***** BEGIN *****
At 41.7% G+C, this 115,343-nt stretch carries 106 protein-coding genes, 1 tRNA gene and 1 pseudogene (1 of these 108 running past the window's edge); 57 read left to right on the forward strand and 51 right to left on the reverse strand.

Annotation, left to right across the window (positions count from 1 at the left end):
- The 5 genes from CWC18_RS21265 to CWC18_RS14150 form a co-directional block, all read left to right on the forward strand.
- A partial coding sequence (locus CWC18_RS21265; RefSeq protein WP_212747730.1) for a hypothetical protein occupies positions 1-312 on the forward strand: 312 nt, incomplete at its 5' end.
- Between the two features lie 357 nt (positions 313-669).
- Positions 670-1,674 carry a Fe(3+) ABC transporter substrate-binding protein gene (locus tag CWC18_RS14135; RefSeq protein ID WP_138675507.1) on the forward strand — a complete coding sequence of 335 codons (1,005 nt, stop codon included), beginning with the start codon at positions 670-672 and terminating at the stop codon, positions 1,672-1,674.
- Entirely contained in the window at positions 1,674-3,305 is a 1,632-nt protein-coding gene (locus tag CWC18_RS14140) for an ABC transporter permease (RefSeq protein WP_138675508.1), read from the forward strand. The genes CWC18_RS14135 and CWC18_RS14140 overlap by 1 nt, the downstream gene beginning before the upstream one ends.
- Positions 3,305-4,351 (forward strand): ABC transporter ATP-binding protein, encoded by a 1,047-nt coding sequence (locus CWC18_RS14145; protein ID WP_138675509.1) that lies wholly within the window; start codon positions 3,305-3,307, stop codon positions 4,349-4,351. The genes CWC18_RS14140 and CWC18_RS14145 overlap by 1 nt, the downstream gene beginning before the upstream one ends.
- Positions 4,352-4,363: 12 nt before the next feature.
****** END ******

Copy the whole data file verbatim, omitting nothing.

At 41.7% G+C, this 115,343-nt stretch carries 106 protein-coding genes, 1 tRNA gene and 1 pseudogene (1 of these 108 running past the window's edge); 57 read left to right on the forward strand and 51 right to left on the reverse strand.

Annotation, left to right across the window (positions count from 1 at the left end):
- The 5 genes from CWC18_RS21265 to CWC18_RS14150 form a co-directional block, all read left to right on the forward strand.
- A partial coding sequence (locus CWC18_RS21265; RefSeq protein WP_212747730.1) for a hypothetical protein occupies positions 1-312 on the forward strand: 312 nt, incomplete at its 5' end.
- Between the two features lie 357 nt (positions 313-669).
- Positions 670-1,674 carry a Fe(3+) ABC transporter substrate-binding protein gene (locus tag CWC18_RS14135; RefSeq protein ID WP_138675507.1) on the forward strand — a complete coding sequence of 335 codons (1,005 nt, stop codon included), beginning with the start codon at positions 670-672 and terminating at the stop codon, positions 1,672-1,674.
- Entirely contained in the window at positions 1,674-3,305 is a 1,632-nt protein-coding gene (locus tag CWC18_RS14140) for an ABC transporter permease (RefSeq protein WP_138675508.1), read from the forward strand. The genes CWC18_RS14135 and CWC18_RS14140 overlap by 1 nt, the downstream gene beginning before the upstream one ends.
- Positions 3,305-4,351 (forward strand): ABC transporter ATP-binding protein, encoded by a 1,047-nt coding sequence (locus CWC18_RS14145; protein ID WP_138675509.1) that lies wholly within the window; start codon positions 3,305-3,307, stop codon positions 4,349-4,351. The genes CWC18_RS14140 and CWC18_RS14145 overlap by 1 nt, the downstream gene beginning before the upstream one ends.
- Positions 4,352-4,363: 12 nt before the next feature.